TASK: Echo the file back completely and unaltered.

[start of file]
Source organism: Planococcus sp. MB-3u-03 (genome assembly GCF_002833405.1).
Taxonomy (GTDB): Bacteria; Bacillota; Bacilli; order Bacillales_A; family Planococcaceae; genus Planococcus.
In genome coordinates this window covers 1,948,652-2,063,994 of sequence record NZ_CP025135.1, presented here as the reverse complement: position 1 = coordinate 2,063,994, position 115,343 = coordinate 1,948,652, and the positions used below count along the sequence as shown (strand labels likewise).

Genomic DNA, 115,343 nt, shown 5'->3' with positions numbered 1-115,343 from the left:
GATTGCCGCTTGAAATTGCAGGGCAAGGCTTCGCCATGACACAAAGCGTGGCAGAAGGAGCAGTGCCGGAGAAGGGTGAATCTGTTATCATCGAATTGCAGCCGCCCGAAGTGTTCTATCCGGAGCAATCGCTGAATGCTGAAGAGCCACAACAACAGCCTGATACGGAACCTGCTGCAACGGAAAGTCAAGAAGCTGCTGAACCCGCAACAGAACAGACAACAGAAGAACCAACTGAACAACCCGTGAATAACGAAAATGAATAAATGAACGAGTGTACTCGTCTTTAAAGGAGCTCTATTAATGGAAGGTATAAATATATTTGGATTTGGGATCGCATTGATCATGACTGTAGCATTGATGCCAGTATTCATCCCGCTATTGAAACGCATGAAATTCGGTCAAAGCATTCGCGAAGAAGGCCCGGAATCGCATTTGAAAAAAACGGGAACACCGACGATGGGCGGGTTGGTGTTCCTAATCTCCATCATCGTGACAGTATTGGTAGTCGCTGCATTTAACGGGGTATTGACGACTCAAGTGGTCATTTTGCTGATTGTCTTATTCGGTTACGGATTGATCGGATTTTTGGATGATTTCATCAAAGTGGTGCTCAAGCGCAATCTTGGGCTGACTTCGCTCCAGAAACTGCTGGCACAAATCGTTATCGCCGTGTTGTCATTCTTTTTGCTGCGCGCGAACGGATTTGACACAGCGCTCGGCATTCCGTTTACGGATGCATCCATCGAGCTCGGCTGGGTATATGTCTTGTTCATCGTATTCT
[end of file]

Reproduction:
Source organism: Planococcus sp. MB-3u-03 (genome assembly GCF_002833405.1).
Taxonomy (GTDB): Bacteria; Bacillota; Bacilli; order Bacillales_A; family Planococcaceae; genus Planococcus.
In genome coordinates this window covers 1,948,652-2,063,994 of sequence record NZ_CP025135.1, presented here as the reverse complement: position 1 = coordinate 2,063,994, position 115,343 = coordinate 1,948,652, and the positions used below count along the sequence as shown (strand labels likewise).

Genomic DNA, 115,343 nt, shown 5'->3' with positions numbered 1-115,343 from the left:
GATTGCCGCTTGAAATTGCAGGGCAAGGCTTCGCCATGACACAAAGCGTGGCAGAAGGAGCAGTGCCGGAGAAGGGTGAATCTGTTATCATCGAATTGCAGCCGCCCGAAGTGTTCTATCCGGAGCAATCGCTGAATGCTGAAGAGCCACAACAACAGCCTGATACGGAACCTGCTGCAACGGAAAGTCAAGAAGCTGCTGAACCCGCAACAGAACAGACAACAGAAGAACCAACTGAACAACCCGTGAATAACGAAAATGAATAAATGAACGAGTGTACTCGTCTTTAAAGGAGCTCTATTAATGGAAGGTATAAATATATTTGGATTTGGGATCGCATTGATCATGACTGTAGCATTGATGCCAGTATTCATCCCGCTATTGAAACGCATGAAATTCGGTCAAAGCATTCGCGAAGAAGGCCCGGAATCGCATTTGAAAAAAACGGGAACACCGACGATGGGCGGGTTGGTGTTCCTAATCTCCATCATCGTGACAGTATTGGTAGTCGCTGCATTTAACGGGGTATTGACGACTCAAGTGGTCATTTTGCTGATTGTCTTATTCGGTTACGGATTGATCGGATTTTTGGATGATTTCATCAAAGTGGTGCTCAAGCGCAATCTTGGGCTGACTTCGCTCCAGAAACTGCTGGCACAAATCGTTATCGCCGTGTTGTCATTCTTTTTGCTGCGCGCGAACGGATTTGACACAGCGCTCGGCATTCCGTTTACGGATGCATCCATCGAGCTCGGCTGGGTATATGTCTTGTTCATCGTATTCT